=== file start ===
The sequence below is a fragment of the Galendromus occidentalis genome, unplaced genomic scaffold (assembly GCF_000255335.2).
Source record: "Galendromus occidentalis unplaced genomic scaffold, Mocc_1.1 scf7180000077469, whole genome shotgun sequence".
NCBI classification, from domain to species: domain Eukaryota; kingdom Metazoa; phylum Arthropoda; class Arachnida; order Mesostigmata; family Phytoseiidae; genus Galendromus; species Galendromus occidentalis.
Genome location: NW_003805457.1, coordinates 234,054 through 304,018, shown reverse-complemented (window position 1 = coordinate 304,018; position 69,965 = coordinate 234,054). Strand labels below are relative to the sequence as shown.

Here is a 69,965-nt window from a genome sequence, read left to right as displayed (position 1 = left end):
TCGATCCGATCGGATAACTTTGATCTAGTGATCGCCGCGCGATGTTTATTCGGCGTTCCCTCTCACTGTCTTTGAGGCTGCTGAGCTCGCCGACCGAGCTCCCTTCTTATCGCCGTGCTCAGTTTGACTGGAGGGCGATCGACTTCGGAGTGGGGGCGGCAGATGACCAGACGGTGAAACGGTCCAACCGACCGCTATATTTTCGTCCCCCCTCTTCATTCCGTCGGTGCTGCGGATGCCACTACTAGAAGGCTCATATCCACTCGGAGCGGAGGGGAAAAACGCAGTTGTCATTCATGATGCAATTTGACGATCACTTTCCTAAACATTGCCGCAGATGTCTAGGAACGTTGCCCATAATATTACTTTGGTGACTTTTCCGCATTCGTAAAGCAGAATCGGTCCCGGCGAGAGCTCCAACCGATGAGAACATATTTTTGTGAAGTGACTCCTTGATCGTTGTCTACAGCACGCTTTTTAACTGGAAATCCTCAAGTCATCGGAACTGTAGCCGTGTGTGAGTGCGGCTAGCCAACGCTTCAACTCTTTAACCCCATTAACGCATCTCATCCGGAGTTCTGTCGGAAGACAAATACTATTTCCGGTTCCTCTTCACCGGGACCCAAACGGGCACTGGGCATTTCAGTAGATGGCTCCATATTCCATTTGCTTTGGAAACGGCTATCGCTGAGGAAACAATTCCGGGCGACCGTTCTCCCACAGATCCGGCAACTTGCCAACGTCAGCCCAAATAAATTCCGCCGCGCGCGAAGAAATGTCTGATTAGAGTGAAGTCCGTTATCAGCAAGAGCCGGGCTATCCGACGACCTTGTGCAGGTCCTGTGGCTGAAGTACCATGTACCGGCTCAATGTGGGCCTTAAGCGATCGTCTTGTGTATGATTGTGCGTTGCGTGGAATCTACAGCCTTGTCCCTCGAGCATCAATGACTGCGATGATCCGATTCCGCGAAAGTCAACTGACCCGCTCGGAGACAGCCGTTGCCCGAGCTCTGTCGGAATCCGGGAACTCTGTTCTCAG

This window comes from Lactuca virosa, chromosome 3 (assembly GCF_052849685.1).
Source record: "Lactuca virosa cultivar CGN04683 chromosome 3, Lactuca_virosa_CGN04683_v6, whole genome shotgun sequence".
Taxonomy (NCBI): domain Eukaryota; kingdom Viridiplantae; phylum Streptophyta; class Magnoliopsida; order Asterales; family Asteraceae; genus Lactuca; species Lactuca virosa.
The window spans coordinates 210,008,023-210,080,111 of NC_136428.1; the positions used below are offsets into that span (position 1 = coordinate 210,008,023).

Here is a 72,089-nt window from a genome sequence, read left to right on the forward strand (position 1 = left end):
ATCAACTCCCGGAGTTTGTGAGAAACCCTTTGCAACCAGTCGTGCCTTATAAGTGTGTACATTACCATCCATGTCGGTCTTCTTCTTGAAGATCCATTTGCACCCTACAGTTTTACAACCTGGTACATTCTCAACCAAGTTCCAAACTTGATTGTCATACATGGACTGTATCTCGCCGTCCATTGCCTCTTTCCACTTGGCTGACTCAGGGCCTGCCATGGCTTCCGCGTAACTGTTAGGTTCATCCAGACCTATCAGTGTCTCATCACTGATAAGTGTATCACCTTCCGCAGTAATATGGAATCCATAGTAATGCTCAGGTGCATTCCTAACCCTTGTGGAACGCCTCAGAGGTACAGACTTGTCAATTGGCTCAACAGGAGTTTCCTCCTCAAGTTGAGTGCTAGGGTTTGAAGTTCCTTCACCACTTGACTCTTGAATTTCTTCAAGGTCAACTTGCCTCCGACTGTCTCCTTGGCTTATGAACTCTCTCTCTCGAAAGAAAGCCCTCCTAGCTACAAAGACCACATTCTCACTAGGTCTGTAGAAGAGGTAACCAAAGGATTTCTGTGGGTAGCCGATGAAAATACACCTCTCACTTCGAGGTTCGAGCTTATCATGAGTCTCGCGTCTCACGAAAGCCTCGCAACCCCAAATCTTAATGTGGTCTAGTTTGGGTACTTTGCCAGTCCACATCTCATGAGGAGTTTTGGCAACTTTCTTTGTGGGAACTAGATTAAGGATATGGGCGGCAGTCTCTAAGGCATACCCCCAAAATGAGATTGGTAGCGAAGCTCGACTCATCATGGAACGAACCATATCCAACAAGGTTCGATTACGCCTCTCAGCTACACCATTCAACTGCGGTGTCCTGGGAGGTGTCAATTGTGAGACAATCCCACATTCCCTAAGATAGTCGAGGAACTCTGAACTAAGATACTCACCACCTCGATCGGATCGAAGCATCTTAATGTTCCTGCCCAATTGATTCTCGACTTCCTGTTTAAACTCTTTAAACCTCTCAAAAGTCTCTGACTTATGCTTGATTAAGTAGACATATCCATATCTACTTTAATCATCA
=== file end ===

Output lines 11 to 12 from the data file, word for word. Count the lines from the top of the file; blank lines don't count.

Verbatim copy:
Here is a 72,089-nt window from a genome sequence, read left to right on the forward strand (position 1 = left end):
ATCAACTCCCGGAGTTTGTGAGAAACCCTTTGCAACCAGTCGTGCCTTATAAGTGTGTACATTACCATCCATGTCGGTCTTCTTCTTGAAGATCCATTTGCACCCTACAGTTTTACAACCTGGTACATTCTCAACCAAGTTCCAAACTTGATTGTCATACATGGACTGTATCTCGCCGTCCATTGCCTCTTTCCACTTGGCTGACTCAGGGCCTGCCATGGCTTCCGCGTAACTGTTAGGTTCATCCAGACCTATCAGTGTCTCATCACTGATAAGTGTATCACCTTCCGCAGTAATATGGAATCCATAGTAATGCTCAGGTGCATTCCTAACCCTTGTGGAACGCCTCAGAGGTACAGACTTGTCAATTGGCTCAACAGGAGTTTCCTCCTCAAGTTGAGTGCTAGGGTTTGAAGTTCCTTCACCACTTGACTCTTGAATTTCTTCAAGGTCAACTTGCCTCCGACTGTCTCCTTGGCTTATGAACTCTCTCTCTCGAAAGAAAGCCCTCCTAGCTACAAAGACCACATTCTCACTAGGTCTGTAGAAGAGGTAACCAAAGGATTTCTGTGGGTAGCCGATGAAAATACACCTCTCACTTCGAGGTTCGAGCTTATCATGAGTCTCGCGTCTCACGAAAGCCTCGCAACCCCAAATCTTAATGTGGTCTAGTTTGGGTACTTTGCCAGTCCACATCTCATGAGGAGTTTTGGCAACTTTCTTTGTGGGAACTAGATTAAGGATATGGGCGGCAGTCTCTAAGGCATACCCCCAAAATGAGATTGGTAGCGAAGCTCGACTCATCATGGAACGAACCATATCCAACAAGGTTCGATTACGCCTCTCAGCTACACCATTCAACTGCGGTGTCCTGGGAGGTGTCAATTGTGAGACAATCCCACATTCCCTAAGATAGTCGAGGAACTCTGAACTAAGATACTCACCACCTCGATCGGATCGAAGCATCTTAATGTTCCTGCCCAATTGATTCTCGACTTCCTGTTTAAACTCTTTAAACCTCTCAAAAGTCTCTGACTTATGCTTGATTAAGTAGACATATCCATATCTACTTTAATCATCA